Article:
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Nat Genet. 1997 May;16(1):88-92.

Mutations in PMM2, a phosphomannomutase gene on chromosome 16p13, in carbohydrate-deficient glycoprotein type I syndrome (Jaeken syndrome).

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  • 1Center for Human Genetics, University of Leuven, Belgium.

Erratum in

  • Nat Genet 1997 Jul;16(3):316.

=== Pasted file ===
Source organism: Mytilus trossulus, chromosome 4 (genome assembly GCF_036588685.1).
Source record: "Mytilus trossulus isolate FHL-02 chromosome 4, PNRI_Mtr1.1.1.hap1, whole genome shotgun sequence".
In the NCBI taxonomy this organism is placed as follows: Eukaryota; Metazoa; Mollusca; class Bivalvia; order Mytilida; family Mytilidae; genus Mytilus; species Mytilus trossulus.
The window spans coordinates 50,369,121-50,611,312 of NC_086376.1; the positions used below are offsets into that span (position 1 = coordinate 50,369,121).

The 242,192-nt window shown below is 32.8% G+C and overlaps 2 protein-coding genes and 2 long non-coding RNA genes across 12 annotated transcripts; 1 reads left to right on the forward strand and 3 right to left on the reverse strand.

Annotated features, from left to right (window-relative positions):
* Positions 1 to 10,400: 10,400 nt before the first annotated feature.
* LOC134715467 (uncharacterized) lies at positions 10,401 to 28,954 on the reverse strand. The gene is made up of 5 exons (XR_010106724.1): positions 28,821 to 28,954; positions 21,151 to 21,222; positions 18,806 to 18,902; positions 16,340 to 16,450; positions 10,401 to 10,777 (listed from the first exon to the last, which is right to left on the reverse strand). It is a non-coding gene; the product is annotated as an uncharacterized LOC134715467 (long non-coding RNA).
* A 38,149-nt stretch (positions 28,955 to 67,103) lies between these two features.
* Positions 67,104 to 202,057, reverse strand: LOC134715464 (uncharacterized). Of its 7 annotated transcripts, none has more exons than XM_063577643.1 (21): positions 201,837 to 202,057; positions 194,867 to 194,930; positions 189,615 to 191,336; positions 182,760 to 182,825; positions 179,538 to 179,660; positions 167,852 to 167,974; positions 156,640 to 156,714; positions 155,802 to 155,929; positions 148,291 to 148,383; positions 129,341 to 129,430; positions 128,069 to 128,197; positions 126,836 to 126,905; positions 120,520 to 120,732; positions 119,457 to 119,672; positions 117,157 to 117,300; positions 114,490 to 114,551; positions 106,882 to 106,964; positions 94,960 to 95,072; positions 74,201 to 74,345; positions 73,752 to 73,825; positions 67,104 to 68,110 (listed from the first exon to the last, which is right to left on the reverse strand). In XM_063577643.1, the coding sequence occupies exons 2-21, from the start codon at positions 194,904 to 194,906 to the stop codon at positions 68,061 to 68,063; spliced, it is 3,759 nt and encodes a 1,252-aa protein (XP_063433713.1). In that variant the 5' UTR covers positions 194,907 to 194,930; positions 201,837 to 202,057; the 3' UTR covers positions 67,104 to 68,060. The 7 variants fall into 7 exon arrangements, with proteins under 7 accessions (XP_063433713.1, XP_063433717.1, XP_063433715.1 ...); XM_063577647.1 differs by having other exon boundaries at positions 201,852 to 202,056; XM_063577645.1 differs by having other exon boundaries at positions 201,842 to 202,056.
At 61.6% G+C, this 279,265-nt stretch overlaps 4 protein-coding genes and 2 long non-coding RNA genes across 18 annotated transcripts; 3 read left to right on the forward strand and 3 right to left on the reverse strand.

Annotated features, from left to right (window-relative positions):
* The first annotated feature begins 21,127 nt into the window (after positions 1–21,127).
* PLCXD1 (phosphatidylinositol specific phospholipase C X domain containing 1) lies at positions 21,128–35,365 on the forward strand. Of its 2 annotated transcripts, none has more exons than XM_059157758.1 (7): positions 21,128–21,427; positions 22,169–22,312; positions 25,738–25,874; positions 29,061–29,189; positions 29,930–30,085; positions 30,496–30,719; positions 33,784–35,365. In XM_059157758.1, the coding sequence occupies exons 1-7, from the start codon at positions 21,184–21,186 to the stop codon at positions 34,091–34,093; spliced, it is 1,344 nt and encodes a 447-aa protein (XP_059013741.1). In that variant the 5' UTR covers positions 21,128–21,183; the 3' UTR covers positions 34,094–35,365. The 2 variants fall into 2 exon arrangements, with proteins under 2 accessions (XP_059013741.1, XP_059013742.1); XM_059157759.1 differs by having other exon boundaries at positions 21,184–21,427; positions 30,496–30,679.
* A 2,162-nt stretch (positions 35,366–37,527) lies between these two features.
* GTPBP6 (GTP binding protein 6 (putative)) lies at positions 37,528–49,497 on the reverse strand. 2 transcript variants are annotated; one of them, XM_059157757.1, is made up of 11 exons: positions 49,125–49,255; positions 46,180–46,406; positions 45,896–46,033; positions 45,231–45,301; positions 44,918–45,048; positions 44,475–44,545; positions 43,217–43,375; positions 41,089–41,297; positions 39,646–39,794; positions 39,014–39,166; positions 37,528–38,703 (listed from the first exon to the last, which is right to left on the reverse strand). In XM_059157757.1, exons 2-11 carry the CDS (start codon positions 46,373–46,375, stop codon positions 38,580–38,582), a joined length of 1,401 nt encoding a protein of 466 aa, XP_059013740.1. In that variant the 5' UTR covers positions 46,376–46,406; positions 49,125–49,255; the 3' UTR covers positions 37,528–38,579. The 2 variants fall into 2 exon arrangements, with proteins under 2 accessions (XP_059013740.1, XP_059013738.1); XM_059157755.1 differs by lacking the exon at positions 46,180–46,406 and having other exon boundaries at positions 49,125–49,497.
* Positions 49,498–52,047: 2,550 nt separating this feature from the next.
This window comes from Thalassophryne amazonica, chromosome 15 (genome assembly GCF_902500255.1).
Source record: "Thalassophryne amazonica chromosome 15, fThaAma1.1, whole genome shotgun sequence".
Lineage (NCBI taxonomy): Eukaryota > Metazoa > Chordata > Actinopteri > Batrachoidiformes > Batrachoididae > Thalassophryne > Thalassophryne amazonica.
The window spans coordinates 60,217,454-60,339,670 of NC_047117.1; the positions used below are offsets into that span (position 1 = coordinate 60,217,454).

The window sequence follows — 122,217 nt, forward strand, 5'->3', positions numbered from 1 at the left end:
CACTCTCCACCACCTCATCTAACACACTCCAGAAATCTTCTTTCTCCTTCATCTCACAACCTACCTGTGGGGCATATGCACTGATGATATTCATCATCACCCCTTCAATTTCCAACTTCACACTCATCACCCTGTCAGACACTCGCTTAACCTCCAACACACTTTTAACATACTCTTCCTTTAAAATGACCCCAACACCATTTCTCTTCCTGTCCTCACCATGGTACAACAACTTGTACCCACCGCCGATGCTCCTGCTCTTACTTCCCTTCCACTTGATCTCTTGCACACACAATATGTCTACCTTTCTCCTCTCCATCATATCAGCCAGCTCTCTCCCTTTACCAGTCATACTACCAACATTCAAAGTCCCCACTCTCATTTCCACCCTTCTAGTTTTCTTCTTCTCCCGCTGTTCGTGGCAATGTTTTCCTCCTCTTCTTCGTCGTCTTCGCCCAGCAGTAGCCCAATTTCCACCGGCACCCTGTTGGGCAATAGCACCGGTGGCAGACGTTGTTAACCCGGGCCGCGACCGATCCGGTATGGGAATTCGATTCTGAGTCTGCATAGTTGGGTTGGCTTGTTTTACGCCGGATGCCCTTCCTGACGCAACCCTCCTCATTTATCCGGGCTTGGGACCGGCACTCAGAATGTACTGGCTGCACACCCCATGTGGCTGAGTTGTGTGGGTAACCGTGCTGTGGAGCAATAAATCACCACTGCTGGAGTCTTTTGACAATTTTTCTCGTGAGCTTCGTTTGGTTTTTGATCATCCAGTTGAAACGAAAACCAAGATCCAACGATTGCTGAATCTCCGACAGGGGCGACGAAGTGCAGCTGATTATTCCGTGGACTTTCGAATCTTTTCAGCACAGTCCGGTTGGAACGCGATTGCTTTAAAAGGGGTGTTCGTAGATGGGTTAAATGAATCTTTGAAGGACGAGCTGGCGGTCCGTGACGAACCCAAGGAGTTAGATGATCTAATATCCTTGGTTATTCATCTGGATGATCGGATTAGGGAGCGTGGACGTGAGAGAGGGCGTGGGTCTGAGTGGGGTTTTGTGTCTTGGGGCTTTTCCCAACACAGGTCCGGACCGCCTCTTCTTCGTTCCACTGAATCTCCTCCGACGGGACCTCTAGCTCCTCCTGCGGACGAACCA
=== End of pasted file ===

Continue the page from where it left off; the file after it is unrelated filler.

Carbohydrate-deficient glycoprotein syndrome type 1 (CDG1 or Jaeken syndrome) is the prototype of a class of genetic multisystem disorders characterized by defective glycosylation of glycoconjugates. It is mostly a severe disorder which presents neonatally. There is a severe encephalopathy with axial hypotonia, abnormal eye movements and pronounced psychomotor retardation, as well as a peripheral neuropathy, cerebellar hypoplasia and retinitis pigmentosa. The patients show a peculiar distribution of subcutaneous fat, nipple retraction and hypogonadism. There is a 20% lethality in the first years of life due to severe infections, liver insufficiency or cardiomyopathy. CDG1 shows an autosomal recessive mode of inheritance and has been mapped to chromosome 16p. Most patients show a deficiency of phosphomannomutase (PMM)8, an enzyme necessary for the synthesis of GDP-mannose. We have cloned the PMM1 gene, which is on chromosome 22q13 (ref.9). We now report the identification of a second human PMM gene, PMM2, which is located on 16p13 and which encodes a protein with 66% identity to PMM1. We found eleven different missense mutations in PMM2 in 16 CDG1 patients from different geographical origins and with a documented phosphomannomutase deficiency. Our results give conclusive support to the biochemical finding that the phosphomannomutase deficiency is the basis for CDG1.

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